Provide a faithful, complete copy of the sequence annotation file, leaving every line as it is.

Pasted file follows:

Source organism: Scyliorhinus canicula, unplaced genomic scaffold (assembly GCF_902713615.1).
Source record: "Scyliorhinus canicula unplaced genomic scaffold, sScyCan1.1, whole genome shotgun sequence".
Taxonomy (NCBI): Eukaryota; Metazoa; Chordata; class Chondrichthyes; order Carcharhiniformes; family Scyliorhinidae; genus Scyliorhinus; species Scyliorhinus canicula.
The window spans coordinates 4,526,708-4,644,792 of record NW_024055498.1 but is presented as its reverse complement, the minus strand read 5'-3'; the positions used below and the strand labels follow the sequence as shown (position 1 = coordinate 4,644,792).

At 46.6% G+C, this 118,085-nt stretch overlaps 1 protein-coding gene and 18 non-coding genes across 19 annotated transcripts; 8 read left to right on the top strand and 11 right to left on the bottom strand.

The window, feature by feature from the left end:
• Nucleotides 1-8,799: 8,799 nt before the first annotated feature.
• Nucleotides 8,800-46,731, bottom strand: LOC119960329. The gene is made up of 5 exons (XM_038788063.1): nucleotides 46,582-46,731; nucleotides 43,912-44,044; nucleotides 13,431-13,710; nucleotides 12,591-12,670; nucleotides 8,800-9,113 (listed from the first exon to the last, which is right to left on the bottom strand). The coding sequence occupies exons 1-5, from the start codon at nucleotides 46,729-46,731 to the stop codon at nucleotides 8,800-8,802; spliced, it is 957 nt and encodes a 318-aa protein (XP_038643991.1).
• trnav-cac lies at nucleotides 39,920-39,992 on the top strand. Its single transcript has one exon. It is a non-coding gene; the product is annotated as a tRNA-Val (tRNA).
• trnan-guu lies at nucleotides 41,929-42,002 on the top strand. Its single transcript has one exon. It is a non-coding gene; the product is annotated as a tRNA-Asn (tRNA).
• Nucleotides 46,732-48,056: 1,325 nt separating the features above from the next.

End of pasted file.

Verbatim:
Source organism: Scyliorhinus canicula, unplaced genomic scaffold (assembly GCF_902713615.1).
Source record: "Scyliorhinus canicula unplaced genomic scaffold, sScyCan1.1, whole genome shotgun sequence".
Taxonomy (NCBI): Eukaryota; Metazoa; Chordata; class Chondrichthyes; order Carcharhiniformes; family Scyliorhinidae; genus Scyliorhinus; species Scyliorhinus canicula.
The window spans coordinates 4,526,708-4,644,792 of record NW_024055498.1 but is presented as its reverse complement, the minus strand read 5'-3'; the positions used below and the strand labels follow the sequence as shown (position 1 = coordinate 4,644,792).

At 46.6% G+C, this 118,085-nt stretch overlaps 1 protein-coding gene and 18 non-coding genes across 19 annotated transcripts; 8 read left to right on the top strand and 11 right to left on the bottom strand.

The window, feature by feature from the left end:
• Nucleotides 1-8,799: 8,799 nt before the first annotated feature.
• Nucleotides 8,800-46,731, bottom strand: LOC119960329. The gene is made up of 5 exons (XM_038788063.1): nucleotides 46,582-46,731; nucleotides 43,912-44,044; nucleotides 13,431-13,710; nucleotides 12,591-12,670; nucleotides 8,800-9,113 (listed from the first exon to the last, which is right to left on the bottom strand). The coding sequence occupies exons 1-5, from the start codon at nucleotides 46,729-46,731 to the stop codon at nucleotides 8,800-8,802; spliced, it is 957 nt and encodes a 318-aa protein (XP_038643991.1).
• trnav-cac lies at nucleotides 39,920-39,992 on the top strand. Its single transcript has one exon. It is a non-coding gene; the product is annotated as a tRNA-Val (tRNA).
• trnan-guu lies at nucleotides 41,929-42,002 on the top strand. Its single transcript has one exon. It is a non-coding gene; the product is annotated as a tRNA-Asn (tRNA).
• Nucleotides 46,732-48,056: 1,325 nt separating the features above from the next.